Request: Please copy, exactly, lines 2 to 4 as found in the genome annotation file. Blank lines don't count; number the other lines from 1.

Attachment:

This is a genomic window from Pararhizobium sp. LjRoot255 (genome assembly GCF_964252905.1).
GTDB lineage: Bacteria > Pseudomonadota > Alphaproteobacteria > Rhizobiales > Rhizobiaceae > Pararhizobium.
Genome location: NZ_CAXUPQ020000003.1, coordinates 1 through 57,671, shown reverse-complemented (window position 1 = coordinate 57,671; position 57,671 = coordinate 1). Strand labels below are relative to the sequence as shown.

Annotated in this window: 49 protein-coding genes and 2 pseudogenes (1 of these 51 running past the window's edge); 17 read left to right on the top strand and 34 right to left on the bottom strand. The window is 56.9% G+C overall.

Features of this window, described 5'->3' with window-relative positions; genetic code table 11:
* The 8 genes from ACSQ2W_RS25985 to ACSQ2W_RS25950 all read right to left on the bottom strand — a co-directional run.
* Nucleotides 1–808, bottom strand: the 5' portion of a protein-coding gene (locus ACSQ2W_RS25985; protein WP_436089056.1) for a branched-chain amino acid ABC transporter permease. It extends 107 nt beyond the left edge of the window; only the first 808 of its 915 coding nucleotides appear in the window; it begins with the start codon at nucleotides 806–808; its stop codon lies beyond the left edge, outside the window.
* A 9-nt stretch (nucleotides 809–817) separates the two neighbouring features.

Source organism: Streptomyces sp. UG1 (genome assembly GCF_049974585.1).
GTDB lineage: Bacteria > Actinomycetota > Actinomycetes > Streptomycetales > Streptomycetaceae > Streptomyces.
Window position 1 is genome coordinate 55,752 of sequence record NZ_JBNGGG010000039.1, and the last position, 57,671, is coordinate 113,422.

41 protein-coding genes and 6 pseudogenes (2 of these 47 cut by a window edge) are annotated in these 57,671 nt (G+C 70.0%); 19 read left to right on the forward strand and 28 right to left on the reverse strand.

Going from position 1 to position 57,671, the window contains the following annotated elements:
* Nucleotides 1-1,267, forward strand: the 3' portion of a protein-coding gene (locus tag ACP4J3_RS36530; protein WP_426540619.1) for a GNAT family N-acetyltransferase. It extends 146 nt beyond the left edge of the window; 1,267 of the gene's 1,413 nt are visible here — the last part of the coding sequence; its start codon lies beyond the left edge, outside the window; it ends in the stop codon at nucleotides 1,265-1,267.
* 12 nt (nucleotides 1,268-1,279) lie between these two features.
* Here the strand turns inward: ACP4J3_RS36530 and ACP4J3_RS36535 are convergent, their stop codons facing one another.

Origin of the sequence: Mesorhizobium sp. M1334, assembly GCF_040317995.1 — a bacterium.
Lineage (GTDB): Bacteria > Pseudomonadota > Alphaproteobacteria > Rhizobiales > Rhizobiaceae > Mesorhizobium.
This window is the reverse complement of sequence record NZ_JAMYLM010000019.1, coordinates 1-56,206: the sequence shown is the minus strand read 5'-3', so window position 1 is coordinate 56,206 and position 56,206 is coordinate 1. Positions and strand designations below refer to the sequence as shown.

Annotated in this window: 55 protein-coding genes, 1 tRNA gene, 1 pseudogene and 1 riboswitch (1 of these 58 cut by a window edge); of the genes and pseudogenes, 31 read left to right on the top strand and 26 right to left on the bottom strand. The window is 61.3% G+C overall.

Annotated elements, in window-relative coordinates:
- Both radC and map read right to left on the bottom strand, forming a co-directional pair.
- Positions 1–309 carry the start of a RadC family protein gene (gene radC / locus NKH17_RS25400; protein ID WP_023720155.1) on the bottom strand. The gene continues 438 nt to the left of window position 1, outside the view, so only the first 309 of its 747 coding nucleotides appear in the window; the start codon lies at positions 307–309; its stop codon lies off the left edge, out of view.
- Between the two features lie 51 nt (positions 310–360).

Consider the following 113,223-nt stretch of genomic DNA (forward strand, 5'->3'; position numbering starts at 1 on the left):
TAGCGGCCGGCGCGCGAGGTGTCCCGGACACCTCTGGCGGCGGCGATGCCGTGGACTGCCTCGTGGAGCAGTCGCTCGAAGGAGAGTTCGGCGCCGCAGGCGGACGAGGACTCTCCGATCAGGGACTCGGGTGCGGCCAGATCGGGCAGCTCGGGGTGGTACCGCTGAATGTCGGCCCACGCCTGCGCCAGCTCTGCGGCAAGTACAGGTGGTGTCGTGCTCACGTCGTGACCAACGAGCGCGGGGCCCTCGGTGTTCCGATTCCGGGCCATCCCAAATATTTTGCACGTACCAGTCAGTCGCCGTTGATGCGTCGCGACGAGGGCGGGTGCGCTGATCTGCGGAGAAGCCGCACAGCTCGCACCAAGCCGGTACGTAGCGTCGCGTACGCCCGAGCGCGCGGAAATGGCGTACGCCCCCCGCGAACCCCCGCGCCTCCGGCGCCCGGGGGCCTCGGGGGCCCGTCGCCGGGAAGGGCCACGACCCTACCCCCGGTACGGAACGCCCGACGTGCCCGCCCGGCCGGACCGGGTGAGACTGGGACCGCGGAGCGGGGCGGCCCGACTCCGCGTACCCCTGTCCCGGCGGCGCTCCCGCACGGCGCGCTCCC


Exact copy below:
GTDB lineage: Bacteria > Pseudomonadota > Alphaproteobacteria > Rhizobiales > Rhizobiaceae > Pararhizobium.
Genome location: NZ_CAXUPQ020000003.1, coordinates 1 through 57,671, shown reverse-complemented (window position 1 = coordinate 57,671; position 57,671 = coordinate 1). Strand labels below are relative to the sequence as shown.

Annotated in this window: 49 protein-coding genes and 2 pseudogenes (1 of these 51 running past the window's edge); 17 read left to right on the top strand and 34 right to left on the bottom strand. The window is 56.9% G+C overall.